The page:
Engine makers take on California emissions rule

The Engine Manufacturers Association (EMA) is seeking to invalidate tougher California Air Recourses Board (CARB) emission requirements that were recently adopted.

The EMA filed a legal motion in California Superior Court last week to declare CARB’s NOx Reflash Rule invalid and to issue a permanent injunction against any implementation or enforcement of the rule. The group cites legal settlements that engine manufacturers entered into with CARB, as well as a voluntary agreement to accelerate efforts to reduce NOx emissions from 1993-1998 model year heavy-duty engines in California.

“Engine manufacturers are parties to binding settlement agreements with CARB to develop and install retrofit kits to reduce NOx emissions from certain heavy-duty vehicles,” said Jed Mandel, EMA’s president. “The agreements require reprogramming the engine’s computer system at the time that the engine is rebuilt. Through litigation, engine manufacturers are simply asking that CARB be held to its commitment to the original terms of the settlement agreements.”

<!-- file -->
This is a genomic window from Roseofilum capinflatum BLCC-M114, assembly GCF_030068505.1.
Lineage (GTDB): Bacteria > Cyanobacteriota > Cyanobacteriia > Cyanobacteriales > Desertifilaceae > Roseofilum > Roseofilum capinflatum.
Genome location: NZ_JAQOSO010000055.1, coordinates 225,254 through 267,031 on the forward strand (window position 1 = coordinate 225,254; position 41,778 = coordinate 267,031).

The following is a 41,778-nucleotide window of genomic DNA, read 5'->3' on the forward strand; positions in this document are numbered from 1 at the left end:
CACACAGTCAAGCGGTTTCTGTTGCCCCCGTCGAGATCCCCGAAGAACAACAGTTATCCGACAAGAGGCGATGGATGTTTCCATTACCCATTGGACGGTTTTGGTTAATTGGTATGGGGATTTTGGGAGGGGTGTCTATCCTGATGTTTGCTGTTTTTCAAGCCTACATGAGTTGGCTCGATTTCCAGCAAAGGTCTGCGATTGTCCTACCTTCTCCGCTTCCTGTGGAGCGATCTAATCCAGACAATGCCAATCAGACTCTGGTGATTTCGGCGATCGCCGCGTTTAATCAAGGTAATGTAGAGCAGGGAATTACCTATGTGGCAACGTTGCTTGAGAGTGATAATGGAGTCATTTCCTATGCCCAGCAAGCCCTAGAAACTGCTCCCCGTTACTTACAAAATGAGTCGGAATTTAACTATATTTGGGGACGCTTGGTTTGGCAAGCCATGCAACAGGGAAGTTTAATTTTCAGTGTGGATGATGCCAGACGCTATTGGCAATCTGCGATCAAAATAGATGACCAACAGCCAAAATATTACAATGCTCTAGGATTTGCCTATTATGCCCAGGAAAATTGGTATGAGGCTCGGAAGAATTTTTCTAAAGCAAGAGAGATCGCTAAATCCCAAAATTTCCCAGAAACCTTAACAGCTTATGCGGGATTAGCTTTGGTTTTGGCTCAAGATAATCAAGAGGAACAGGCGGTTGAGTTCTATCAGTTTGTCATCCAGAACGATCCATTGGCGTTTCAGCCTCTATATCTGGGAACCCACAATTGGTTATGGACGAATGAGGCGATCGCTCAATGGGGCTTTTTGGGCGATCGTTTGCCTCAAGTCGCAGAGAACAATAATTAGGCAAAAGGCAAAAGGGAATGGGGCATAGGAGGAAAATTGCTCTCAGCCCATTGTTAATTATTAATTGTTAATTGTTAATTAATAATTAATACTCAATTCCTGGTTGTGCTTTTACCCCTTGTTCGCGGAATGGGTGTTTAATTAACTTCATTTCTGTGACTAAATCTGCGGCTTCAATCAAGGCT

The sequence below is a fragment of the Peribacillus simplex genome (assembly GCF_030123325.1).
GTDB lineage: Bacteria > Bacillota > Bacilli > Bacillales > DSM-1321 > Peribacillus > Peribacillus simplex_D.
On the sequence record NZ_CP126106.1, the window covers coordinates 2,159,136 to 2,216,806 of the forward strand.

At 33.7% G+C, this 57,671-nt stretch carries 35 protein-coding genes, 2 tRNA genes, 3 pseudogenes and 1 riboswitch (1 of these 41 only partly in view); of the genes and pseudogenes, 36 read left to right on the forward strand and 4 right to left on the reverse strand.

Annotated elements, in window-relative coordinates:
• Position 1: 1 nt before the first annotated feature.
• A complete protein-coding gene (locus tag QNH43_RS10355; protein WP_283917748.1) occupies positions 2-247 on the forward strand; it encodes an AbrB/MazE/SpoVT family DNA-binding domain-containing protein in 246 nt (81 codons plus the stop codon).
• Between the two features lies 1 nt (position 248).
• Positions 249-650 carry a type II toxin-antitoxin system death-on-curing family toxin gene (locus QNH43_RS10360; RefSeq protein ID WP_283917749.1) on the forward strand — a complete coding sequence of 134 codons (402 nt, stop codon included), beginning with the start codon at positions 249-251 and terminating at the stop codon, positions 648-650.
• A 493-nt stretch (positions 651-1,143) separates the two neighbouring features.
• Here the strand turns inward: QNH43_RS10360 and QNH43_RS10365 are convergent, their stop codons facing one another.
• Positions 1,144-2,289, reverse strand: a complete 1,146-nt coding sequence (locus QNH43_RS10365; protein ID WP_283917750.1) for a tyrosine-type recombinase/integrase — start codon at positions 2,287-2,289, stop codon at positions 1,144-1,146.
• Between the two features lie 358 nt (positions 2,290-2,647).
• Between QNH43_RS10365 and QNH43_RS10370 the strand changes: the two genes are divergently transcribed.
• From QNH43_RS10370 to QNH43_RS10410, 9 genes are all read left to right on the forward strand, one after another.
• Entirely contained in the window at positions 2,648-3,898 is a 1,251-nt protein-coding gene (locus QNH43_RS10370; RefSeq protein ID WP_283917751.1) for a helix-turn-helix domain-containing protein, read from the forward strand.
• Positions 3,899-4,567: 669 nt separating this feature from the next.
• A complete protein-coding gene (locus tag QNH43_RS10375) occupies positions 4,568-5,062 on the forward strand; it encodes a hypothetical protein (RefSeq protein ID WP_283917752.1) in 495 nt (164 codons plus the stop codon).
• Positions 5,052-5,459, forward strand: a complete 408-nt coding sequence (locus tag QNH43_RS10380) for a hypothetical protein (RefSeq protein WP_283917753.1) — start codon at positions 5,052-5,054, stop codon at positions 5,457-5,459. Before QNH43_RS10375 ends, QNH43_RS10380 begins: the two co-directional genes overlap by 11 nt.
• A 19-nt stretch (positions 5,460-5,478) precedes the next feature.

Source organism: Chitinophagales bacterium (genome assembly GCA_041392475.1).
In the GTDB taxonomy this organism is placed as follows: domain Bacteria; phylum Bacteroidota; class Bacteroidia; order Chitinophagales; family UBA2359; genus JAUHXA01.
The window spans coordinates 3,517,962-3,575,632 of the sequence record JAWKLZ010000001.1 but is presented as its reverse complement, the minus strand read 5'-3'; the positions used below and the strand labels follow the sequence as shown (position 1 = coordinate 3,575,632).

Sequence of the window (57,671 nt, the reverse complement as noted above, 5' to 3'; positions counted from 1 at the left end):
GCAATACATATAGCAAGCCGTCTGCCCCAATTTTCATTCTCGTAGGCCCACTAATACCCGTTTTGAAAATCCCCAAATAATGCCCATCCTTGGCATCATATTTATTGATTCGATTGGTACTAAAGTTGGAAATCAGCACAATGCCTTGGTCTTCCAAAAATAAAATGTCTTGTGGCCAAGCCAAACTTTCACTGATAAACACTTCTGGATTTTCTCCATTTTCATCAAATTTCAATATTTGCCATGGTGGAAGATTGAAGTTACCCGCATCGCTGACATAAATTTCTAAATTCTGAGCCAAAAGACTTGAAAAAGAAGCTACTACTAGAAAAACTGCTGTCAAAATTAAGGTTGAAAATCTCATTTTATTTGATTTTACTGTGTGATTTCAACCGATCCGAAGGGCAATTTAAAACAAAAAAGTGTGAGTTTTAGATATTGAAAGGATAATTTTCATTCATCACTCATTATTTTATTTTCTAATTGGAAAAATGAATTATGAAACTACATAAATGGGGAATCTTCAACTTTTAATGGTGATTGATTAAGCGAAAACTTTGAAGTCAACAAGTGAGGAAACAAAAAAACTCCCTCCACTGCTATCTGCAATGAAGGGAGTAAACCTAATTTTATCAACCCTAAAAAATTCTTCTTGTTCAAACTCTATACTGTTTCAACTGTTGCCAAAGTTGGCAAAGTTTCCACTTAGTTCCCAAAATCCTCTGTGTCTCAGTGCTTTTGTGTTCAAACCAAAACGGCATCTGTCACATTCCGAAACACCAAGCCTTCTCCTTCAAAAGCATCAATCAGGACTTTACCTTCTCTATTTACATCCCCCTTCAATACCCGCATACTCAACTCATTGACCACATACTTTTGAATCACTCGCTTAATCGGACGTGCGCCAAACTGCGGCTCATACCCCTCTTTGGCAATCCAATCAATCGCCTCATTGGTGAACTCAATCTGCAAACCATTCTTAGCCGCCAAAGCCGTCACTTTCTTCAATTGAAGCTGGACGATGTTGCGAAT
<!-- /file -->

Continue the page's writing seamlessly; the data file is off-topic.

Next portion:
Mandel said CARB’s NOx Reflash Rule, adopted in December last year, requires reprogramming of older engines by a certain date and establishes penalties for truck owners and dealers if the software is not installed on time. This is contrary to the previously negotiated solution to install the new software at the time that an engine is being rebuilt, EMA said.

“This substantially increases costs to the entire regulated community,” Mandel said. “Even CARB agreed that costs and operational disruptions are minimized when the software retrofits are completed during the time of an engine's first rebuild.”

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